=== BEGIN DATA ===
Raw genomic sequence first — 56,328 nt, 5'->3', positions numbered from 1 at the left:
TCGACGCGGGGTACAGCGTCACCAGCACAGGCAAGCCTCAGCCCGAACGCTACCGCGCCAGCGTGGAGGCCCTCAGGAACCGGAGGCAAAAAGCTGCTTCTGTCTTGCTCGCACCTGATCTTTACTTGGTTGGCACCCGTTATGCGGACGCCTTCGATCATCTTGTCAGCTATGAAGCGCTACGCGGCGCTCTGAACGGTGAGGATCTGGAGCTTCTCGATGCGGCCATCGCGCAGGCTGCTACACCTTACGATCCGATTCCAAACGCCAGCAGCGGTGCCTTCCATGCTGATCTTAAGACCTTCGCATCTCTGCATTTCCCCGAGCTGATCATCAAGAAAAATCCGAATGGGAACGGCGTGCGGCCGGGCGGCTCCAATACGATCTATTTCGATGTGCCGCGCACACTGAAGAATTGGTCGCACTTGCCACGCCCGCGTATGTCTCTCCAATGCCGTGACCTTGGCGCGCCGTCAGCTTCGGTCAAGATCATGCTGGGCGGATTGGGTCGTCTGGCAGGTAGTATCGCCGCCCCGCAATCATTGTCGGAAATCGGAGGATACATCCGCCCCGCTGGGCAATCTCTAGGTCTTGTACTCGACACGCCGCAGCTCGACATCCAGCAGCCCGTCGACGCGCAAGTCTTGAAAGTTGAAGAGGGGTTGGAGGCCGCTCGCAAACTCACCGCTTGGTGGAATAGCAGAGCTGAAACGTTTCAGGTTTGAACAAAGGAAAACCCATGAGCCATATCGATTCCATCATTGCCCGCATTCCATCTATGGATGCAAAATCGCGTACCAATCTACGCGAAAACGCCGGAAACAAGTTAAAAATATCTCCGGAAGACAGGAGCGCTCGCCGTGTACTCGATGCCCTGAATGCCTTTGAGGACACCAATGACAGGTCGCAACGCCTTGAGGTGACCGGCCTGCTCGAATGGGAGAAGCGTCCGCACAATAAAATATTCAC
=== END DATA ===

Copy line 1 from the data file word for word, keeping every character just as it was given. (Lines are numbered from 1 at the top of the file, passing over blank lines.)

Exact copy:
Raw genomic sequence first — 56,328 nt, 5'->3', positions numbered from 1 at the left: